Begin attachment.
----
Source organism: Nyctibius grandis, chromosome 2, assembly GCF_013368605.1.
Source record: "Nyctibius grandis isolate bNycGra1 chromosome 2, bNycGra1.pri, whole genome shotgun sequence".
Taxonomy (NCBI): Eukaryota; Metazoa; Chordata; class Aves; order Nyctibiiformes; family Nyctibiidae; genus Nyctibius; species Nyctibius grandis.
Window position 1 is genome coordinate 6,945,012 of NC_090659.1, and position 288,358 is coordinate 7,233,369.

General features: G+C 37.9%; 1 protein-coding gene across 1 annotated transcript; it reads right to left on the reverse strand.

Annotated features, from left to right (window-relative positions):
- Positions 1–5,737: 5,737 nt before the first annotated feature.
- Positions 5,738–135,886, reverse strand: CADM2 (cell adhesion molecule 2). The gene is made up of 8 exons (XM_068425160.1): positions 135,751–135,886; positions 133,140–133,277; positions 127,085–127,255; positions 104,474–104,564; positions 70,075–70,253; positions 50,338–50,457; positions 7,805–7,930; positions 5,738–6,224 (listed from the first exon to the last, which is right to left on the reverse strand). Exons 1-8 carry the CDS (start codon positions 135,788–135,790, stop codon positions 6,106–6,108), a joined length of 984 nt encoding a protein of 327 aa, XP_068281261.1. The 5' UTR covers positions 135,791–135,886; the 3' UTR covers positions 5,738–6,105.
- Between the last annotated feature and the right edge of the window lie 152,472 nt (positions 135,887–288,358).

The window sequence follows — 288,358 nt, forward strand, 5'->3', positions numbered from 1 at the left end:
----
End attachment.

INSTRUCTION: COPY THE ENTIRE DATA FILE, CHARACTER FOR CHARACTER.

Source organism: Nyctibius grandis, chromosome 2, assembly GCF_013368605.1.
Source record: "Nyctibius grandis isolate bNycGra1 chromosome 2, bNycGra1.pri, whole genome shotgun sequence".
Taxonomy (NCBI): Eukaryota; Metazoa; Chordata; class Aves; order Nyctibiiformes; family Nyctibiidae; genus Nyctibius; species Nyctibius grandis.
Window position 1 is genome coordinate 6,945,012 of NC_090659.1, and position 288,358 is coordinate 7,233,369.

General features: G+C 37.9%; 1 protein-coding gene across 1 annotated transcript; it reads right to left on the reverse strand.

Annotated features, from left to right (window-relative positions):
- Positions 1–5,737: 5,737 nt before the first annotated feature.
- Positions 5,738–135,886, reverse strand: CADM2 (cell adhesion molecule 2). The gene is made up of 8 exons (XM_068425160.1): positions 135,751–135,886; positions 133,140–133,277; positions 127,085–127,255; positions 104,474–104,564; positions 70,075–70,253; positions 50,338–50,457; positions 7,805–7,930; positions 5,738–6,224 (listed from the first exon to the last, which is right to left on the reverse strand). Exons 1-8 carry the CDS (start codon positions 135,788–135,790, stop codon positions 6,106–6,108), a joined length of 984 nt encoding a protein of 327 aa, XP_068281261.1. The 5' UTR covers positions 135,791–135,886; the 3' UTR covers positions 5,738–6,105.
- Between the last annotated feature and the right edge of the window lie 152,472 nt (positions 135,887–288,358).

The window sequence follows — 288,358 nt, forward strand, 5'->3', positions numbered from 1 at the left end: